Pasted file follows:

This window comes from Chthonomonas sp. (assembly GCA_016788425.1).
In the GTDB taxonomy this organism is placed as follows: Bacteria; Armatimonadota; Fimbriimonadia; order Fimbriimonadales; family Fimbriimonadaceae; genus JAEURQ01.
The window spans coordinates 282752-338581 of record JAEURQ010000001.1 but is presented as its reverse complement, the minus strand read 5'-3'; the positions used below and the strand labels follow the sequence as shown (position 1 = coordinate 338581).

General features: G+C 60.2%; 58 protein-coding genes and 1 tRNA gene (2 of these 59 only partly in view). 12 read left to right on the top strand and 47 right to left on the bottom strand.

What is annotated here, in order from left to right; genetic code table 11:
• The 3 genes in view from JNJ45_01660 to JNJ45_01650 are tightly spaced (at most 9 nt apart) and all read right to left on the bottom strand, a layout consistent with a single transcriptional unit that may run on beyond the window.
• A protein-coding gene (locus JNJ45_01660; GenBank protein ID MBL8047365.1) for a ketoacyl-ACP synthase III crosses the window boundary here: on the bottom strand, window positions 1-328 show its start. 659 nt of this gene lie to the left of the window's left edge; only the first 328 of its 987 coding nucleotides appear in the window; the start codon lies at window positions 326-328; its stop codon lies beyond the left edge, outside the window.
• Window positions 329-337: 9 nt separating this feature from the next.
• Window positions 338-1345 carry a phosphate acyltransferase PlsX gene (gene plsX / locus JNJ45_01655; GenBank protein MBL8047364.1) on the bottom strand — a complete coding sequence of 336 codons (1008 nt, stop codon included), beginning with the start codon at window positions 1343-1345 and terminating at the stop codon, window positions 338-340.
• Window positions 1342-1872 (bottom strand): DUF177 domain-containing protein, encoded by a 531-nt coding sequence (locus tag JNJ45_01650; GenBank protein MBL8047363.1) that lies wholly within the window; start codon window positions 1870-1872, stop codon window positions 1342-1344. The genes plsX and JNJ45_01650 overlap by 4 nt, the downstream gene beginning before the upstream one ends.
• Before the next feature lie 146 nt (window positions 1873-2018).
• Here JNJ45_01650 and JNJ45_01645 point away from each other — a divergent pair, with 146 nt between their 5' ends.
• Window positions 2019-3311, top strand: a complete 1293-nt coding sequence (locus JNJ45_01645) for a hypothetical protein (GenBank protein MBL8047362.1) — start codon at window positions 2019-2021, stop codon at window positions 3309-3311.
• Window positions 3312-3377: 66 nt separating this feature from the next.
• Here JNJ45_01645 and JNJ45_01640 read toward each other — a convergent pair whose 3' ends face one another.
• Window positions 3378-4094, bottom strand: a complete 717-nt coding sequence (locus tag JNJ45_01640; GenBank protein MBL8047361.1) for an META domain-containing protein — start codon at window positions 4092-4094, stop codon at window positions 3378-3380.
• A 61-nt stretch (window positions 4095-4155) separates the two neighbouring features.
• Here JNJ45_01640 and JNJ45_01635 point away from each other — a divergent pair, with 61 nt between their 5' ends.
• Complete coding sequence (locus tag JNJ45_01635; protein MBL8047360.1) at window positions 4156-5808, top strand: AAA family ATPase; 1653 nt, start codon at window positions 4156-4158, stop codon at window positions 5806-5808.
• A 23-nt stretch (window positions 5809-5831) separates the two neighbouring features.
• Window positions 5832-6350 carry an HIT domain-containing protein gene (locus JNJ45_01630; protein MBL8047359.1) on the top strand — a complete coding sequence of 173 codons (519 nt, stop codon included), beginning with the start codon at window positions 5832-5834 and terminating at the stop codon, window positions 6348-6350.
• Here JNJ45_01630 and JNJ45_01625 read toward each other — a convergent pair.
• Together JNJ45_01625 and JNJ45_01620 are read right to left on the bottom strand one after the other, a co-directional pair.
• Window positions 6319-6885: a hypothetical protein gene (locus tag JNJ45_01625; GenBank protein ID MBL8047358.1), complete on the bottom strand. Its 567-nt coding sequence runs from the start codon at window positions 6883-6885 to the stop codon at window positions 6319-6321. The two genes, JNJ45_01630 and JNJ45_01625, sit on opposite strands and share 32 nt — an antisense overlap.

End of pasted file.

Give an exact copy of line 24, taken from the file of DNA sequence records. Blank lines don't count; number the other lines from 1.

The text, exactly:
• Window positions 6319-6885: a hypothetical protein gene (locus tag JNJ45_01625; GenBank protein ID MBL8047358.1), complete on the bottom strand. Its 567-nt coding sequence runs from the start codon at window positions 6883-6885 to the stop codon at window positions 6319-6321. The two genes, JNJ45_01630 and JNJ45_01625, sit on opposite strands and share 32 nt — an antisense overlap.